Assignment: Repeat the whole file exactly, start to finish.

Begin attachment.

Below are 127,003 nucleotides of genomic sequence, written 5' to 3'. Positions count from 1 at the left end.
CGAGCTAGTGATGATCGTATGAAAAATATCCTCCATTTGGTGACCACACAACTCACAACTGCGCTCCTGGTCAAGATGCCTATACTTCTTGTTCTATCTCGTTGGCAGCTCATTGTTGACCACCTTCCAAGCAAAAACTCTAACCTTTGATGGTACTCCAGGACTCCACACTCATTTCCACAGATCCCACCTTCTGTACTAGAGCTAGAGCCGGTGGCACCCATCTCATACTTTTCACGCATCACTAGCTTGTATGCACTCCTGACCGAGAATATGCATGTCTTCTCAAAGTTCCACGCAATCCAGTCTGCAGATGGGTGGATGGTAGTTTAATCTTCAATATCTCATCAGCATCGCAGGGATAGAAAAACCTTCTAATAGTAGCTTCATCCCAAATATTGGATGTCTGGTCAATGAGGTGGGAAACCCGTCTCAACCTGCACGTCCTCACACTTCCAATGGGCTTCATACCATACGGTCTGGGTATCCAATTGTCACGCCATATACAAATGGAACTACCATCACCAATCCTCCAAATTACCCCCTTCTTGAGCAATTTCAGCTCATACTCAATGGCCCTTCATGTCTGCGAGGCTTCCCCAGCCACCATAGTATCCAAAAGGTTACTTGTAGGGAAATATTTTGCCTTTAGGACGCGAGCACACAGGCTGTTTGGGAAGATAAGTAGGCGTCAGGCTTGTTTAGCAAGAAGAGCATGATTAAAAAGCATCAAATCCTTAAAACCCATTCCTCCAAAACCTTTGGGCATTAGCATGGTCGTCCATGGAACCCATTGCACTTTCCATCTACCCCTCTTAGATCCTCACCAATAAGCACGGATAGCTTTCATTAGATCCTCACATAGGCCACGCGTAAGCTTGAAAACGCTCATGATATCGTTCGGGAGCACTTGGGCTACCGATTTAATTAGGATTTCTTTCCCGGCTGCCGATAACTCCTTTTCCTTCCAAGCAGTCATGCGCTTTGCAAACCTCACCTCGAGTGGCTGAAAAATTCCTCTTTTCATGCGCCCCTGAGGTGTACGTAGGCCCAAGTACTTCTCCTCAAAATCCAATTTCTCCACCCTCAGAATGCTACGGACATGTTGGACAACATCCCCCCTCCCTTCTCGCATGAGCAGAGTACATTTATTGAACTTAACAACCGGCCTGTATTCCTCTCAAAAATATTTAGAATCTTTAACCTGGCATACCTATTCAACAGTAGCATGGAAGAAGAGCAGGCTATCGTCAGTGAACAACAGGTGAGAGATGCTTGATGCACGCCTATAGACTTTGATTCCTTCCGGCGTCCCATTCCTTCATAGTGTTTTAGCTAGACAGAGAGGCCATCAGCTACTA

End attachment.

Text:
Below are 127,003 nucleotides of genomic sequence, written 5' to 3'. Positions count from 1 at the left end.
CGAGCTAGTGATGATCGTATGAAAAATATCCTCCATTTGGTGACCACACAACTCACAACTGCGCTCCTGGTCAAGATGCCTATACTTCTTGTTCTATCTCGTTGGCAGCTCATTGTTGACCACCTTCCAAGCAAAAACTCTAACCTTTGATGGTACTCCAGGACTCCACACTCATTTCCACAGATCCCACCTTCTGTACTAGAGCTAGAGCCGGTGGCACCCATCTCATACTTTTCACGCATCACTAGCTTGTATGCACTCCTGACCGAGAATATGCATGTCTTCTCAAAGTTCCACGCAATCCAGTCTGCAGATGGGTGGATGGTAGTTTAATCTTCAATATCTCATCAGCATCGCAGGGATAGAAAAACCTTCTAATAGTAGCTTCATCCCAAATATTGGATGTCTGGTCAATGAGGTGGGAAACCCGTCTCAACCTGCACGTCCTCACACTTCCAATGGGCTTCATACCATACGGTCTGGGTATCCAATTGTCACGCCATATACAAATGGAACTACCATCACCAATCCTCCAAATTACCCCCTTCTTGAGCAATTTCAGCTCATACTCAATGGCCCTTCATGTCTGCGAGGCTTCCCCAGCCACCATAGTATCCAAAAGGTTACTTGTAGGGAAATATTTTGCCTTTAGGACGCGAGCACACAGGCTGTTTGGGAAGATAAGTAGGCGTCAGGCTTGTTTAGCAAGAAGAGCATGATTAAAAAGCATCAAATCCTTAAAACCCATTCCTCCAAAACCTTTGGGCATTAGCATGGTCGTCCATGGAACCCATTGCACTTTCCATCTACCCCTCTTAGATCCTCACCAATAAGCACGGATAGCTTTCATTAGATCCTCACATAGGCCACGCGTAAGCTTGAAAACGCTCATGATATCGTTCGGGAGCACTTGGGCTACCGATTTAATTAGGATTTCTTTCCCGGCTGCCGATAACTCCTTTTCCTTCCAAGCAGTCATGCGCTTTGCAAACCTCACCTCGAGTGGCTGAAAAATTCCTCTTTTCATGCGCCCCTGAGGTGTACGTAGGCCCAAGTACTTCTCCTCAAAATCCAATTTCTCCACCCTCAGAATGCTACGGACATGTTGGACAACATCCCCCCTCCCTTCTCGCATGAGCAGAGTACATTTATTGAACTTAACAACCGGCCTGTATTCCTCTCAAAAATATTTAGAATCTTTAACCTGGCATACCTATTCAACAGTAGCATGGAAGAAGAGCAGGCTATCGTCAGTGAACAACAGGTGAGAGATGCTTGATGCACGCCTATAGACTTTGATTCCTTCCGGCGTCCCATTCCTTCATAGTGTTTTAGCTAGACAGAGAGGCCATCAGCTACTA